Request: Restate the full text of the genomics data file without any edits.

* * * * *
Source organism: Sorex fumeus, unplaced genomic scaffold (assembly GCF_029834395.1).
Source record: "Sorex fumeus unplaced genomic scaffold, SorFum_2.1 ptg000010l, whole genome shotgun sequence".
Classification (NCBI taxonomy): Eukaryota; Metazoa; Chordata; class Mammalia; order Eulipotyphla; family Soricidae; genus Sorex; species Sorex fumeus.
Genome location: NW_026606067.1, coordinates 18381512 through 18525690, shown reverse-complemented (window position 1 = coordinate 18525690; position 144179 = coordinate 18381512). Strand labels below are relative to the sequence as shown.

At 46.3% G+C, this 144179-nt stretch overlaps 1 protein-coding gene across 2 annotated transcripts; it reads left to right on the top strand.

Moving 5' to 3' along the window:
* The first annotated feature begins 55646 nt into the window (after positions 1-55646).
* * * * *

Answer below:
Source organism: Sorex fumeus, unplaced genomic scaffold (assembly GCF_029834395.1).
Source record: "Sorex fumeus unplaced genomic scaffold, SorFum_2.1 ptg000010l, whole genome shotgun sequence".
Classification (NCBI taxonomy): Eukaryota; Metazoa; Chordata; class Mammalia; order Eulipotyphla; family Soricidae; genus Sorex; species Sorex fumeus.
Genome location: NW_026606067.1, coordinates 18381512 through 18525690, shown reverse-complemented (window position 1 = coordinate 18525690; position 144179 = coordinate 18381512). Strand labels below are relative to the sequence as shown.

At 46.3% G+C, this 144179-nt stretch overlaps 1 protein-coding gene across 2 annotated transcripts; it reads left to right on the top strand.

Moving 5' to 3' along the window:
* The first annotated feature begins 55646 nt into the window (after positions 1-55646).